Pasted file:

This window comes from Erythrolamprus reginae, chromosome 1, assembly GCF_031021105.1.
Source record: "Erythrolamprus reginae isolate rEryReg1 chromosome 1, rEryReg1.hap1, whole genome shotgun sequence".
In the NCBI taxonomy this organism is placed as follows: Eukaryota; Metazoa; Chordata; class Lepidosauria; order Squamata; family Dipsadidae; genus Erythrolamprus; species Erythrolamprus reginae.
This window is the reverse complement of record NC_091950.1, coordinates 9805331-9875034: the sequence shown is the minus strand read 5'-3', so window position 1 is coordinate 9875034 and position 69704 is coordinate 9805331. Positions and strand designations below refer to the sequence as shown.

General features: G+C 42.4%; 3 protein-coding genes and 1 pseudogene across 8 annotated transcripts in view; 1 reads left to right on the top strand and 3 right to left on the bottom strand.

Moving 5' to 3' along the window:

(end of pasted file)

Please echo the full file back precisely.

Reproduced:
This window comes from Erythrolamprus reginae, chromosome 1, assembly GCF_031021105.1.
Source record: "Erythrolamprus reginae isolate rEryReg1 chromosome 1, rEryReg1.hap1, whole genome shotgun sequence".
In the NCBI taxonomy this organism is placed as follows: Eukaryota; Metazoa; Chordata; class Lepidosauria; order Squamata; family Dipsadidae; genus Erythrolamprus; species Erythrolamprus reginae.
This window is the reverse complement of record NC_091950.1, coordinates 9805331-9875034: the sequence shown is the minus strand read 5'-3', so window position 1 is coordinate 9875034 and position 69704 is coordinate 9805331. Positions and strand designations below refer to the sequence as shown.

General features: G+C 42.4%; 3 protein-coding genes and 1 pseudogene across 8 annotated transcripts in view; 1 reads left to right on the top strand and 3 right to left on the bottom strand.

Moving 5' to 3' along the window: